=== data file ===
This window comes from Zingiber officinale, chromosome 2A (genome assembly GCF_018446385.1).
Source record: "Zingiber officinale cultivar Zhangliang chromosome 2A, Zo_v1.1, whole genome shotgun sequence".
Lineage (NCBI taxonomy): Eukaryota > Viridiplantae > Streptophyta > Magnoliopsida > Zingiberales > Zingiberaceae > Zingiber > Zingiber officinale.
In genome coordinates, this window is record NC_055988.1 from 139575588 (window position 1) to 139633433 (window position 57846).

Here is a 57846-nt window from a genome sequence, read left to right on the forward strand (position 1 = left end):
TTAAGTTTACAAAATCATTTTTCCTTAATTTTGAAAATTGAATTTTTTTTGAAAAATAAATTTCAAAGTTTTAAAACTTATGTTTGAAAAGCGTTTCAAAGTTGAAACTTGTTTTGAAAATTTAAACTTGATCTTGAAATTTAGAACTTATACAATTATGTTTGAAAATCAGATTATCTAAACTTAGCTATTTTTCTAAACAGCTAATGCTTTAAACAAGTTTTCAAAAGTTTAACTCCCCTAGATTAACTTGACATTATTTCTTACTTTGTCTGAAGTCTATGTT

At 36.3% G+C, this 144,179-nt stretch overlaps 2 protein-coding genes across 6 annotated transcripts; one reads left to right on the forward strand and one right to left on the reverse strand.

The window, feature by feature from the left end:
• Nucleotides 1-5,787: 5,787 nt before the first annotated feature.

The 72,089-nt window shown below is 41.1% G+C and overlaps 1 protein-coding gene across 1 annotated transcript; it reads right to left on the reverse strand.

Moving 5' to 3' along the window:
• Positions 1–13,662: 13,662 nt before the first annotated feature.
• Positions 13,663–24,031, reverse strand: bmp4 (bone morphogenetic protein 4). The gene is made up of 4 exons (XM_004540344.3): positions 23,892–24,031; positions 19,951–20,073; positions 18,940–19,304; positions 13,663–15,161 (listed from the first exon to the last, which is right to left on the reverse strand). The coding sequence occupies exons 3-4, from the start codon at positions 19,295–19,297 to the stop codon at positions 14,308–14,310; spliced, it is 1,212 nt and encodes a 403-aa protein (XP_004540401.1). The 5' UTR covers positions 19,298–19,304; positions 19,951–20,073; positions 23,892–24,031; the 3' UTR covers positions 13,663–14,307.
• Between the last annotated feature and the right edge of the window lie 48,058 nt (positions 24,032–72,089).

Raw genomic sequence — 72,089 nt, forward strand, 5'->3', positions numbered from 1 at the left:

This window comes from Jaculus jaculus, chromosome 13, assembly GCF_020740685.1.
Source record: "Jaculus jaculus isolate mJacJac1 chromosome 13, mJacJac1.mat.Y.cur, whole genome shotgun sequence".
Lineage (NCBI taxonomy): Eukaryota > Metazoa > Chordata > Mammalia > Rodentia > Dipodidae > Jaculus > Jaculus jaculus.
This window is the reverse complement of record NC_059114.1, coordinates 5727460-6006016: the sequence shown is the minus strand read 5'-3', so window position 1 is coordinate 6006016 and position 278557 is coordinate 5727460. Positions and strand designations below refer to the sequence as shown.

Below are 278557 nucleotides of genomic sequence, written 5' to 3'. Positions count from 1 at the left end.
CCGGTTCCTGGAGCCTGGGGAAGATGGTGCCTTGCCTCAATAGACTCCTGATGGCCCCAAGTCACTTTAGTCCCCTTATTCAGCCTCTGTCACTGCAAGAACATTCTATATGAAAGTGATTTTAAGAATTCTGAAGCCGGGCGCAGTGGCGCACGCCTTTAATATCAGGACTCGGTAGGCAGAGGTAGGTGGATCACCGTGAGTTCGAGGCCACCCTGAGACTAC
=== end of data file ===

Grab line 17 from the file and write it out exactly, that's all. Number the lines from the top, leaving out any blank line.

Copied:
Source record: "Jaculus jaculus isolate mJacJac1 chromosome 13, mJacJac1.mat.Y.cur, whole genome shotgun sequence".